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Mathematics LibreTexts

3.13: Cauchy Sequences. Completeness

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    20146
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    A convergent sequence is characterized by the fact that its terms \(x_{m}\) become (and stay) arbitrarily close to its limit, as \(m \rightarrow+\infty .\) Due to this, however, they also get close to each other; in fact, \(\rho\left(x_{m}, x_{n}\right)\) can be made arbitrarily small for sufficiently large \(m\) and \(n .\) It is natural to ask whether the latter property, in turn, implies the existence of a limit. This problem was first studied by Augustin-Louis Cauchy \((1789-1857) .\) Thus we shall call sequences Cauchy sequences. More precisely, we formulate the following.

    Definition

    A sequence \(\left\{x_{m}\right\} \subseteq(S, \rho)\) is called a Cauchy sequence (we briefly say that \("\left\{x_{m}\right\}\) is Cauchy") iff, given any \(\varepsilon>0\) (no matter how small), we have \(\rho\left(x_{m}, x_{n}\right)<\varepsilon\) for all but finitely many \(m\) and \(n .\) In symbols,

    \[(\forall \varepsilon>0)(\exists k)(\forall m, n>k) \quad \rho\left(x_{m}, x_{n}\right)<\varepsilon.\]

    Observe that here we only deal with terms \(x_{m}, x_{n},\) not with any other point. The limit (if any) is not involved, and we do not have to know it in advance. We shall now study the relationship between property \((1)\) and convergence.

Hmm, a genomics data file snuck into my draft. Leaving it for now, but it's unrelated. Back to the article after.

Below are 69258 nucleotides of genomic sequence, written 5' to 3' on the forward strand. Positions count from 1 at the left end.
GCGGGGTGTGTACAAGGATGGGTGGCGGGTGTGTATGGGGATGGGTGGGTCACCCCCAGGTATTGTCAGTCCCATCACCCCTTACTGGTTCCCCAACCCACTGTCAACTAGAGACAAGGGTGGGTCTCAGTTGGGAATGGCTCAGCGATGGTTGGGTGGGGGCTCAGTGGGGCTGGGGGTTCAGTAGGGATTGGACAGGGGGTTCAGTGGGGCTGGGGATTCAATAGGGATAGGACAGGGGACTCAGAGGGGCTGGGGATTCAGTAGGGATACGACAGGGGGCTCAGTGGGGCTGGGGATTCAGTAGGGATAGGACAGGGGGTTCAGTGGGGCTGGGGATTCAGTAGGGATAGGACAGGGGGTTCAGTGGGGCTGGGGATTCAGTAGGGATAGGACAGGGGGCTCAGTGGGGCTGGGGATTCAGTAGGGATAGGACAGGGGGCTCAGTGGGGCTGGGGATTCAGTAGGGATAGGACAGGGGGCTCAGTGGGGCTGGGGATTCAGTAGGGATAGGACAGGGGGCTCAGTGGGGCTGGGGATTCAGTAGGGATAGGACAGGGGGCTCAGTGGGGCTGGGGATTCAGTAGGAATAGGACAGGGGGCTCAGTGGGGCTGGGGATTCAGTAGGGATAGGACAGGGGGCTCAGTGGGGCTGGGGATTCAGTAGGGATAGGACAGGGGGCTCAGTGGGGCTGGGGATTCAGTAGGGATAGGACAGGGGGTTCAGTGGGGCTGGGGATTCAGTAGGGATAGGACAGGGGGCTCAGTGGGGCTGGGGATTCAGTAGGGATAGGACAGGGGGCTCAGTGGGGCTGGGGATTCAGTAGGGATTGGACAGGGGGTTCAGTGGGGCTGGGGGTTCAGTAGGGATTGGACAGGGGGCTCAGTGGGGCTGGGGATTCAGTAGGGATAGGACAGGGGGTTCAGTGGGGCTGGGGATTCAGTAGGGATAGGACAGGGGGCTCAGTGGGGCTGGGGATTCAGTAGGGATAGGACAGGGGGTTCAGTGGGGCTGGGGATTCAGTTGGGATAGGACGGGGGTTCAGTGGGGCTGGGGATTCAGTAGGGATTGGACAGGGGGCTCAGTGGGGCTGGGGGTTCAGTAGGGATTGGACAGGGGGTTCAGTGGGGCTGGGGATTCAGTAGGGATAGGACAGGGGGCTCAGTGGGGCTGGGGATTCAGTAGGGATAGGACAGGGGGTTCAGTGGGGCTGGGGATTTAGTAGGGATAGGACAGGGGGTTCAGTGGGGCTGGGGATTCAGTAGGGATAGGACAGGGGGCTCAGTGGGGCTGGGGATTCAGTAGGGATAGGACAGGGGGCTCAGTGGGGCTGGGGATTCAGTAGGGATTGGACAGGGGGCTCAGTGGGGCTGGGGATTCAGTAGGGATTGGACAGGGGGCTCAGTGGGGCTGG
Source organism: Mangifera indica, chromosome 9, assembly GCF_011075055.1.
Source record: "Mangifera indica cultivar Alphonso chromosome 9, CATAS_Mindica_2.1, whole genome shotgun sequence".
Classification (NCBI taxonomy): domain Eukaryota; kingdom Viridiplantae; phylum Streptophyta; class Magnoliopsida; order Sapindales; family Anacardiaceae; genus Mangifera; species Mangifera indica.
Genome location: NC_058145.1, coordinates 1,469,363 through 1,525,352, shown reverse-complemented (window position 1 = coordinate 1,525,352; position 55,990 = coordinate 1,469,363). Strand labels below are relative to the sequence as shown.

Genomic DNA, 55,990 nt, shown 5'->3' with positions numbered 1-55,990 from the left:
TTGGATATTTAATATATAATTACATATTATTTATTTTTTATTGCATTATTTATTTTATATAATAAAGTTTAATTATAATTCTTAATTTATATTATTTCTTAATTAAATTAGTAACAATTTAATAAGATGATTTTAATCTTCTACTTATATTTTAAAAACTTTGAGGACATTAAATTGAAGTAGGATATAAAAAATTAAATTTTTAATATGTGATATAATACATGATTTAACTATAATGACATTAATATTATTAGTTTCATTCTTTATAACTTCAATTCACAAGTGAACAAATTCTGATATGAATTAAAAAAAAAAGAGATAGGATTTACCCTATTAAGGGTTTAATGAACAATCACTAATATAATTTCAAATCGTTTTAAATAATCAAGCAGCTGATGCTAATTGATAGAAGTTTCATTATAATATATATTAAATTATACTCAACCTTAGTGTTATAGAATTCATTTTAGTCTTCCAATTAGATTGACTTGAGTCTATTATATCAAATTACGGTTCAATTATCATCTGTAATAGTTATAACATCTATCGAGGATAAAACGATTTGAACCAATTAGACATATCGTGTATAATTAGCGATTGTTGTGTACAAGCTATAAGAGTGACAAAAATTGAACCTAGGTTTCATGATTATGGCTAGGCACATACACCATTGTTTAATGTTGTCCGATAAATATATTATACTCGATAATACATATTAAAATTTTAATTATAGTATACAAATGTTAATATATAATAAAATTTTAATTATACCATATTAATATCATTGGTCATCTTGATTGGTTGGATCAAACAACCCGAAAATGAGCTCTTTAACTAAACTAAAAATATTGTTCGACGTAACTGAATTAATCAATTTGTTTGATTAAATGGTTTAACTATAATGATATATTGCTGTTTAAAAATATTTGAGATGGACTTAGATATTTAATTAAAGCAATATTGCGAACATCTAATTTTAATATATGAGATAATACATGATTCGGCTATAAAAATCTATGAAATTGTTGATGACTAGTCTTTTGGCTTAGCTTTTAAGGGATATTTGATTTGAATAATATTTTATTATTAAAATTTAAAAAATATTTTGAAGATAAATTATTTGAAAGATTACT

Theorem \(\PageIndex{1}\)

    Every convergent sequence \(\left\{x_{m}\right\} \subseteq(S, \rho)\) is Cauchy.

    Proof

    Let \(x_{m} \rightarrow p .\) Then given \(\varepsilon>0,\) there is a \(k\) such that

    \[(\forall m>k) \quad \rho\left(x_{m}, p\right)<\frac{\varepsilon}{2}.\]

    As this holds for any \(m>k,\) it also holds for any other term \(x_{n}\) with \(n>k\).

    Thus

    \[(\forall m, n>k) \quad \rho\left(x_{m}, p\right)<\frac{\varepsilon}{2} \text{ and } \rho\left(p, x_{n}\right)<\frac{\varepsilon}{2}.\]

    Adding and using the triangle inequality, we get

    \[\rho\left(x_{m}, x_{n}\right) \leq \rho\left(x_{m}, p\right)+\rho\left(p, x_{n}\right)<\varepsilon,\]

    and \((1)\) is proved. \(\square\)

    Theorem \(\PageIndex{2}\)

    Every Cauchy sequence \(\left\{x_{m}\right\} \subseteq(S, \rho)\) is bounded.

    Proof

    We must show that all \(x_{m}\) are in some globe. First we try an arbitrary radius \(\varepsilon\) . Then by \((1),\) there is \(k\) such that \(\rho\left(x_{m}, x_{n}\right)<\varepsilon\) for \(m, n>k .\) Fix some \(n>k .\) Then

    \[(\forall m>k) \rho\left(x_{m}, x_{n}\right)<\varepsilon, \text{ i.e., } x_{m} \in G_{x_{n}}(\varepsilon).\]